Mission statement:

Armed and Safe is a gun rights advocacy blog, with the mission of debunking the "logic" of the enemies of the Constitutionally guaranteed, fundamental human right of the individual to keep and bear arms.

I can be reached at 45superman@gmail.com.You can follow me on Twitter at http://twitter.com/45superman.

Tuesday, February 27, 2007

An assault on logic

The debate in Maryland over the proposed ban there, on so-called "assault weapons" (I've mentioned that ban proposal before) is heating up, as the bill approaches a vote.

Never mind that more people are murdered with knives and clubs than with all long guns (not just "assault weapons"--all shotguns and rifles), never mind that "assault weapons" are functionally identical to many firearms that are not classified as "assault weapons," and never mind that they fire the same ammunition--with no more power, and no more ability to penetrate body armor than other rifles. Still, we are supposed to believe that these firearms represent a huge threat to society.

The Maryland bill's sponsor, Senator Mike Lenett, makes some particularly odd arguments.

Sen. Mike Lenett, D-Montgomery, described the weapons as ones "built to be fired from the hip rather than aimed from the shoulder, allowing the user to spray a large quantity of ammunition from high capacity magazines over a wide area at close range as quickly as possible."

"These weapons are particularly ill-suited to hunting or target-shooting, but remarkably well-suited to killing a lot of people in a hurry," said Lenett, who is the bill's chief sponsor and mentioned the sniper slayings in 2002 that left seven Maryland residents dead as one reason why such a law is needed.
So, let me get this straight--"assault weapons" aren't good for target shooting, because they're designed for fast firing, and are thus not suitable for accurate shooting--and they were used in sniper shootings in 2002.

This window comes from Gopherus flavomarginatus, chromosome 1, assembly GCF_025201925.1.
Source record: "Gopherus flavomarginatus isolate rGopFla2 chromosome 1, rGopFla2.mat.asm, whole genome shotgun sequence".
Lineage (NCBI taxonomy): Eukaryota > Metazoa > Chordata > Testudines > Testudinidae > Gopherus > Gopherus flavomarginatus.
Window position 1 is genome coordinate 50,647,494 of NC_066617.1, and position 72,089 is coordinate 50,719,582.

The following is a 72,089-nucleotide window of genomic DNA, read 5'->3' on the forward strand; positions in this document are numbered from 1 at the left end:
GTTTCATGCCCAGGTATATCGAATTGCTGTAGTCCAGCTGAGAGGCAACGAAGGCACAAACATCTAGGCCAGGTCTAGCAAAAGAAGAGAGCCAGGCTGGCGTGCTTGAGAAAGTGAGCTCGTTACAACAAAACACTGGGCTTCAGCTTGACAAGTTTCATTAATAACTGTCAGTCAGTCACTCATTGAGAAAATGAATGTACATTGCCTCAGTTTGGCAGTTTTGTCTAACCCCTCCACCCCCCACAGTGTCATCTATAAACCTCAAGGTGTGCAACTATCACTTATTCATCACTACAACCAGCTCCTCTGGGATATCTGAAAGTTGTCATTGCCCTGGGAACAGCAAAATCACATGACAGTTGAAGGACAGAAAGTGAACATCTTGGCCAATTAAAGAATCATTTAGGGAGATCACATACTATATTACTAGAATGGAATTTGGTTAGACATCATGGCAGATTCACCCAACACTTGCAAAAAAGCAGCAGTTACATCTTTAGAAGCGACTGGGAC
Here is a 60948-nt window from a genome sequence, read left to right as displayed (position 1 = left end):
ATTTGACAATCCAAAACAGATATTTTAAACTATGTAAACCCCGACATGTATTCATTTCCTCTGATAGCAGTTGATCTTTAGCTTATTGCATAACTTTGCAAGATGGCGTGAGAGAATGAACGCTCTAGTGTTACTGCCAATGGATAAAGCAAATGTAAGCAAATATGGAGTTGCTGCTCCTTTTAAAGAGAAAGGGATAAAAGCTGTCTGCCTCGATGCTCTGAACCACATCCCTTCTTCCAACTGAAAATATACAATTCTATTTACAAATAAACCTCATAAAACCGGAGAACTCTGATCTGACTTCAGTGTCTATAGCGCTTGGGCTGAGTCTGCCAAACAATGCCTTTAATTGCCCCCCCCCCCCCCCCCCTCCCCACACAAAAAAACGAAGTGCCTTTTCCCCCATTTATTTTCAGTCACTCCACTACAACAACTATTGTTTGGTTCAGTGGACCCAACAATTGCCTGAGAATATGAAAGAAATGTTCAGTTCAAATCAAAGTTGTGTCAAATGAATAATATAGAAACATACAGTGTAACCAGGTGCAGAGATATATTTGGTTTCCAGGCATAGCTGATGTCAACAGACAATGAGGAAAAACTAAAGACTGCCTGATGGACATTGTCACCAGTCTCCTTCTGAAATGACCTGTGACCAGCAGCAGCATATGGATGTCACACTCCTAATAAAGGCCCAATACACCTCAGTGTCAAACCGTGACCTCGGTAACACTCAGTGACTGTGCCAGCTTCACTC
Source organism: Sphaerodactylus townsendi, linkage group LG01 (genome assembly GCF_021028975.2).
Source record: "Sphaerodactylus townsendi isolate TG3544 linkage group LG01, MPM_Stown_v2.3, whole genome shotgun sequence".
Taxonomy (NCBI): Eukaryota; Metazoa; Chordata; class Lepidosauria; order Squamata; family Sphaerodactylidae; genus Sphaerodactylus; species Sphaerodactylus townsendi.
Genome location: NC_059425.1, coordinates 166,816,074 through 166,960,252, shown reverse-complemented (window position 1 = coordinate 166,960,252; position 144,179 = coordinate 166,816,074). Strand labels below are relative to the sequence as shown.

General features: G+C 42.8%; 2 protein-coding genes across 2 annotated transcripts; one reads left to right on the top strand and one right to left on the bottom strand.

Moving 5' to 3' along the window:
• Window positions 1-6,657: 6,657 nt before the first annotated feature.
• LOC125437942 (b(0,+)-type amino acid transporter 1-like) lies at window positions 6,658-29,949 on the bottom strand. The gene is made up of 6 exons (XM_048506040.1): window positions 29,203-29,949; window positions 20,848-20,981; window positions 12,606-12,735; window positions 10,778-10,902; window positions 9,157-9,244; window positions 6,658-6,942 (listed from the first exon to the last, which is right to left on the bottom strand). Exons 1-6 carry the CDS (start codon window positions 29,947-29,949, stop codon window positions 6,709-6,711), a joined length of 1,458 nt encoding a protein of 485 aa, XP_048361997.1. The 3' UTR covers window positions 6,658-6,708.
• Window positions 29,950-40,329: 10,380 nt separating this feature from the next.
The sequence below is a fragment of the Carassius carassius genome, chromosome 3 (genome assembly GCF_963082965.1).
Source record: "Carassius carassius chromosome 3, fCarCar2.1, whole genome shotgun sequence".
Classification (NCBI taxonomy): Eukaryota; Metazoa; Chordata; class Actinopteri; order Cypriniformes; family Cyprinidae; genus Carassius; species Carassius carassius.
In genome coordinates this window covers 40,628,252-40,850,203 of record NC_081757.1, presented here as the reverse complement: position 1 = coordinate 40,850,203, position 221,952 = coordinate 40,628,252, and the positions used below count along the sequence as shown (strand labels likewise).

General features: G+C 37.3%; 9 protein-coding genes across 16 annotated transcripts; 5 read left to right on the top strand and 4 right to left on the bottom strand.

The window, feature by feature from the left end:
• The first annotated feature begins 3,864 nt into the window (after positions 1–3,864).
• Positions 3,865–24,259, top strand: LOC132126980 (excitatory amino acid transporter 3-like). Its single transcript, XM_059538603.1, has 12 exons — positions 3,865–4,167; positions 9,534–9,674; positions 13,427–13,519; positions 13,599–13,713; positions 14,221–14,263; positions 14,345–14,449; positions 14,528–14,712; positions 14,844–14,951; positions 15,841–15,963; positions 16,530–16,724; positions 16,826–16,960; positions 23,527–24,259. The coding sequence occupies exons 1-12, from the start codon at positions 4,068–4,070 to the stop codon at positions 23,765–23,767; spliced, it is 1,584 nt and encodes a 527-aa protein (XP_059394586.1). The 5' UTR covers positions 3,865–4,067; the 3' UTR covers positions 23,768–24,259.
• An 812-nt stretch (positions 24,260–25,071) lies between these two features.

Wait a second--isn't sniping, by definition, precision shooting, usually from a distance? This genius screams that they're "bad" because they're not accurate enough, and then, almost in the same breath, "strengthens" that argument by saying that they're "bad" because they're accurate enough to be used by snipers.

Does anyone still think that there are any guns this mentally incompetent despot thinks are suitable for possession by the lowly masses?


Anonymous said...

"built to be fired from the hip rather than aimed from the shoulder..."

What an idiot. I'd like to know what his reference is. The A-Team, perhaps Rambo?

Kurt '45superman' Hofmann said...

Could be either one of those (or both).

The arguments against "assault weapons" almost always include a reference to "spray firing from the hip." You know what? When I trained on a real assault rifle, the M-16, there wasn't a single reference to that kind of shooting, and if I had tried it at the range--well let's just say that I'm glad I didn't.

Anonymous said...

Yeah, I can imagine what kind of paroxysm Drill Sergeant Keith would have launched into if I'd have sprayed anything on the range at Ft. Leonard Wood. Got to love it when fear mongering is represented as fact. Propaganda at it's best. Sad thing is, the grass grazers will probably swallow it hook, line, and sinker.

Anonymous said...

I'm not so certain these kinds of stories are so much about so-called "assault" weapons as they are about the next target of the anti's: shotguns. Just wait, having already set the rules of discussion regarding assault weapons, they'll next start saying that a man with a shotgun doesn't even have to "spray" gunfire--the weapon does that for him by its very nature. They may even have to stage some horrific club shooting where the perp enters with just a hunting-grade 12 gauge loaded with buckshot and murders a dozen innocent teens.

Anonymous said...

I see, 1957, that like me you find the shooting sprees just too damn consistently convenient to be as random as presented.

Anonymous said...

Downright Montaukian.

BobG said...

And I'll bet he thinks handguns are designed to be held horizontally, just like it shows in the movies.